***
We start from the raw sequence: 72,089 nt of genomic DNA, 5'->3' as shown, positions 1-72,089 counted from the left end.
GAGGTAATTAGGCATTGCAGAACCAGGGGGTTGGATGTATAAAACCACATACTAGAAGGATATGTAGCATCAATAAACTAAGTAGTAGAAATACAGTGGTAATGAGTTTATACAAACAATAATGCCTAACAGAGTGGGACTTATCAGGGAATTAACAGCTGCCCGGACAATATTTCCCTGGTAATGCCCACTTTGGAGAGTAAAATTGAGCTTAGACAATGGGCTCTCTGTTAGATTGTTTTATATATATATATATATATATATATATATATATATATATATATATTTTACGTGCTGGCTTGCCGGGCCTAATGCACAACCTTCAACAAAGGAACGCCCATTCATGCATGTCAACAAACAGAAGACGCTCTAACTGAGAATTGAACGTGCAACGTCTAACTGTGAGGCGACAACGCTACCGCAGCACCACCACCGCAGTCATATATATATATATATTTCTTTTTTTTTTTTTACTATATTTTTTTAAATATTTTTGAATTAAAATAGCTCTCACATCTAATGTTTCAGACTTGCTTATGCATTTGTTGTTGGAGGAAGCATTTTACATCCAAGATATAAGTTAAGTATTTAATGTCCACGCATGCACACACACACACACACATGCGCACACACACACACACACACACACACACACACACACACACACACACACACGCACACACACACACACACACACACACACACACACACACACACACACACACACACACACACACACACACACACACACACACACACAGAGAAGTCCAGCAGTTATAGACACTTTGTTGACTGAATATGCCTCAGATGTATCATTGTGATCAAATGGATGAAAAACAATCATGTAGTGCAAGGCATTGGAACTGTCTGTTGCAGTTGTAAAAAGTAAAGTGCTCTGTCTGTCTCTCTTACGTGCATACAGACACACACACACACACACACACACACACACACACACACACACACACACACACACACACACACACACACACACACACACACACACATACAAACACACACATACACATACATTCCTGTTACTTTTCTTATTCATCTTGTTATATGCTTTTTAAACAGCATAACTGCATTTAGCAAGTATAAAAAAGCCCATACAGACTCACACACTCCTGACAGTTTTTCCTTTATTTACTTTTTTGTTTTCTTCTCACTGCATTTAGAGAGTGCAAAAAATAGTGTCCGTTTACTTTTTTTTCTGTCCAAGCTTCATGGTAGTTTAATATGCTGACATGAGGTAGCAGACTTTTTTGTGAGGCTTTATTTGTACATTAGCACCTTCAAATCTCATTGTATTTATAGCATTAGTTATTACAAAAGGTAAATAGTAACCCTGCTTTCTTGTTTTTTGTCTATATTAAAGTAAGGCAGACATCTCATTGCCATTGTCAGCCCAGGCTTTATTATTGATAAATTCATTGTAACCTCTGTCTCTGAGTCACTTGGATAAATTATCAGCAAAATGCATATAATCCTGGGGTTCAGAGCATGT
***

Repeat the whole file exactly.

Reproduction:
We start from the raw sequence: 72,089 nt of genomic DNA, 5'->3' as shown, positions 1-72,089 counted from the left end.
GAGGTAATTAGGCATTGCAGAACCAGGGGGTTGGATGTATAAAACCACATACTAGAAGGATATGTAGCATCAATAAACTAAGTAGTAGAAATACAGTGGTAATGAGTTTATACAAACAATAATGCCTAACAGAGTGGGACTTATCAGGGAATTAACAGCTGCCCGGACAATATTTCCCTGGTAATGCCCACTTTGGAGAGTAAAATTGAGCTTAGACAATGGGCTCTCTGTTAGATTGTTTTATATATATATATATATATATATATATATATATATATATATATATTTTACGTGCTGGCTTGCCGGGCCTAATGCACAACCTTCAACAAAGGAACGCCCATTCATGCATGTCAACAAACAGAAGACGCTCTAACTGAGAATTGAACGTGCAACGTCTAACTGTGAGGCGACAACGCTACCGCAGCACCACCACCGCAGTCATATATATATATATATTTCTTTTTTTTTTTTTACTATATTTTTTTAAATATTTTTGAATTAAAATAGCTCTCACATCTAATGTTTCAGACTTGCTTATGCATTTGTTGTTGGAGGAAGCATTTTACATCCAAGATATAAGTTAAGTATTTAATGTCCACGCATGCACACACACACACACACATGCGCACACACACACACACACACACACACACACACACACACACACACACACACGCACACACACACACACACACACACACACACACACACACACACACACACACACACACACACACACACACACACACACACACACACAGAGAAGTCCAGCAGTTATAGACACTTTGTTGACTGAATATGCCTCAGATGTATCATTGTGATCAAATGGATGAAAAACAATCATGTAGTGCAAGGCATTGGAACTGTCTGTTGCAGTTGTAAAAAGTAAAGTGCTCTGTCTGTCTCTCTTACGTGCATACAGACACACACACACACACACACACACACACACACACACACACACACACACACACACACACACACACACACACACACACACACACACATACAAACACACACATACACATACATTCCTGTTACTTTTCTTATTCATCTTGTTATATGCTTTTTAAACAGCATAACTGCATTTAGCAAGTATAAAAAAGCCCATACAGACTCACACACTCCTGACAGTTTTTCCTTTATTTACTTTTTTGTTTTCTTCTCACTGCATTTAGAGAGTGCAAAAAATAGTGTCCGTTTACTTTTTTTTCTGTCCAAGCTTCATGGTAGTTTAATATGCTGACATGAGGTAGCAGACTTTTTTGTGAGGCTTTATTTGTACATTAGCACCTTCAAATCTCATTGTATTTATAGCATTAGTTATTACAAAAGGTAAATAGTAACCCTGCTTTCTTGTTTTTTGTCTATATTAAAGTAAGGCAGACATCTCATTGCCATTGTCAGCCCAGGCTTTATTATTGATAAATTCATTGTAACCTCTGTCTCTGAGTCACTTGGATAAATTATCAGCAAAATGCATATAATCCTGGGGTTCAGAGCATGT